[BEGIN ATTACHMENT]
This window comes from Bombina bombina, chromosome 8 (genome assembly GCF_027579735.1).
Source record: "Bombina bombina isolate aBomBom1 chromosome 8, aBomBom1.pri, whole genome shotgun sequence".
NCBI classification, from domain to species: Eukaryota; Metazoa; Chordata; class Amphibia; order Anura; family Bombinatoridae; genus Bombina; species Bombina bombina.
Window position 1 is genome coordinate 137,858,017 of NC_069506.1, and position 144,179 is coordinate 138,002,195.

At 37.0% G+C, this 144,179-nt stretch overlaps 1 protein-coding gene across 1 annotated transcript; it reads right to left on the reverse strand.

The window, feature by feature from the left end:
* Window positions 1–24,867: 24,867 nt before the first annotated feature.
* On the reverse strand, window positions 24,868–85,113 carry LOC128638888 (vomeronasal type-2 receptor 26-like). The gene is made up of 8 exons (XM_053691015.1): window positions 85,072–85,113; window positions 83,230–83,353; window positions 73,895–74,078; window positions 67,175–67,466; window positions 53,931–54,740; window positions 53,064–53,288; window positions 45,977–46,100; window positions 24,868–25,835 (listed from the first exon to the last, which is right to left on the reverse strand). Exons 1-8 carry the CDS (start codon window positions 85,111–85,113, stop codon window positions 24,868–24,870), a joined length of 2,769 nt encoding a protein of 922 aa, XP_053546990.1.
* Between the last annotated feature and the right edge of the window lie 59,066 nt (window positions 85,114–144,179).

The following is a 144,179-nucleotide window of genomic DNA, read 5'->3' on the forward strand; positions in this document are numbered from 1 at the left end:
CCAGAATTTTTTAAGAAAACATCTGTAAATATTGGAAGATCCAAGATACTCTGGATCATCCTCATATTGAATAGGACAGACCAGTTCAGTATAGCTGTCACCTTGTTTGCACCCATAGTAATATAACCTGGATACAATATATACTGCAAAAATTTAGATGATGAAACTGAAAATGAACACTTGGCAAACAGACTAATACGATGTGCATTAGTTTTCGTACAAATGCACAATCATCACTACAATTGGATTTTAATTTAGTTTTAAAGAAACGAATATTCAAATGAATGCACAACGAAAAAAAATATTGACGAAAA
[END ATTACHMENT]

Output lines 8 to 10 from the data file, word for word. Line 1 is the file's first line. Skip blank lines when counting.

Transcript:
* On the reverse strand, window positions 24,868–85,113 carry LOC128638888 (vomeronasal type-2 receptor 26-like). The gene is made up of 8 exons (XM_053691015.1): window positions 85,072–85,113; window positions 83,230–83,353; window positions 73,895–74,078; window positions 67,175–67,466; window positions 53,931–54,740; window positions 53,064–53,288; window positions 45,977–46,100; window positions 24,868–25,835 (listed from the first exon to the last, which is right to left on the reverse strand). Exons 1-8 carry the CDS (start codon window positions 85,111–85,113, stop codon window positions 24,868–24,870), a joined length of 2,769 nt encoding a protein of 922 aa, XP_053546990.1.
* Between the last annotated feature and the right edge of the window lie 59,066 nt (window positions 85,114–144,179).

The following is a 144,179-nucleotide window of genomic DNA, read 5'->3' on the forward strand; positions in this document are numbered from 1 at the left end: